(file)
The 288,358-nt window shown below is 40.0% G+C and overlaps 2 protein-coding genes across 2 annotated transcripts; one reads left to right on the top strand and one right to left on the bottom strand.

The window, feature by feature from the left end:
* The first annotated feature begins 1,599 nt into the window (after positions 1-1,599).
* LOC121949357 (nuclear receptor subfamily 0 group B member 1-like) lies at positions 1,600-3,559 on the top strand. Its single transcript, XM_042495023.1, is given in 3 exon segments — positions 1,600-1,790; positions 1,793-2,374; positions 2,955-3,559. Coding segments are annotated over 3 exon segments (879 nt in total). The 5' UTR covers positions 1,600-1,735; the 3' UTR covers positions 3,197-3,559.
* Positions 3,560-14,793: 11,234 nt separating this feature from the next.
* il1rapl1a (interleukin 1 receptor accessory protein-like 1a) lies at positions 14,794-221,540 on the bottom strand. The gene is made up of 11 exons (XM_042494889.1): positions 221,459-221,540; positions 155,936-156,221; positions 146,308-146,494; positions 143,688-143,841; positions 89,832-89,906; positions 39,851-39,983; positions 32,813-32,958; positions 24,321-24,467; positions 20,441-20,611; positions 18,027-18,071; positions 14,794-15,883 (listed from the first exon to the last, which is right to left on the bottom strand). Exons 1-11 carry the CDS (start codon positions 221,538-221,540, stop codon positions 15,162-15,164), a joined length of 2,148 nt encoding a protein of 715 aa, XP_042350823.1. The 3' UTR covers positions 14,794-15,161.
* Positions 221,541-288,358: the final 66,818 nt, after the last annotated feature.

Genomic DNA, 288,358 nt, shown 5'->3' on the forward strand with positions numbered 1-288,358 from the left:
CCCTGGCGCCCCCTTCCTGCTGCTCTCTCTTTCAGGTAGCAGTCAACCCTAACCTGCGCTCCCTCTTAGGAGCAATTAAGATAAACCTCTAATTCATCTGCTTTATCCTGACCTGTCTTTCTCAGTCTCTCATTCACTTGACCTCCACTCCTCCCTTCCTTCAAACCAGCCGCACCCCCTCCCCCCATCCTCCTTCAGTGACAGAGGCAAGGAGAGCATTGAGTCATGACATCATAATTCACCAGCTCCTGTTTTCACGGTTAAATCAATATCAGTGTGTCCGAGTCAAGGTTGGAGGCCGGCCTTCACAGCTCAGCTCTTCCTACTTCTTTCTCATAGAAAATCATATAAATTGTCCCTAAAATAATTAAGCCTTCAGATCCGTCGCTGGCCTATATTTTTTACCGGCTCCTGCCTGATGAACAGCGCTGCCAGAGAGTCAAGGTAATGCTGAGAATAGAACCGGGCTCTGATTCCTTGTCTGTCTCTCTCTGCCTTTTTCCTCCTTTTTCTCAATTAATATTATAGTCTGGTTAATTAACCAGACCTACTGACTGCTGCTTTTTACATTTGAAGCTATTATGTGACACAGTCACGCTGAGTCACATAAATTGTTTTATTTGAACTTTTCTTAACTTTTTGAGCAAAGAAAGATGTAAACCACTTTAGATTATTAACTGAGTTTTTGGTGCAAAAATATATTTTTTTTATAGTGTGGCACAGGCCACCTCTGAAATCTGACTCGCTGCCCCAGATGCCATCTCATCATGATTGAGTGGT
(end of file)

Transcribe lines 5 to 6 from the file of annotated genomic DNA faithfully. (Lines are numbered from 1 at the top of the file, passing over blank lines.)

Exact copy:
* Positions 3,560-14,793: 11,234 nt separating this feature from the next.
* il1rapl1a (interleukin 1 receptor accessory protein-like 1a) lies at positions 14,794-221,540 on the bottom strand. The gene is made up of 11 exons (XM_042494889.1): positions 221,459-221,540; positions 155,936-156,221; positions 146,308-146,494; positions 143,688-143,841; positions 89,832-89,906; positions 39,851-39,983; positions 32,813-32,958; positions 24,321-24,467; positions 20,441-20,611; positions 18,027-18,071; positions 14,794-15,883 (listed from the first exon to the last, which is right to left on the bottom strand). Exons 1-11 carry the CDS (start codon positions 221,538-221,540, stop codon positions 15,162-15,164), a joined length of 2,148 nt encoding a protein of 715 aa, XP_042350823.1. The 3' UTR covers positions 14,794-15,161.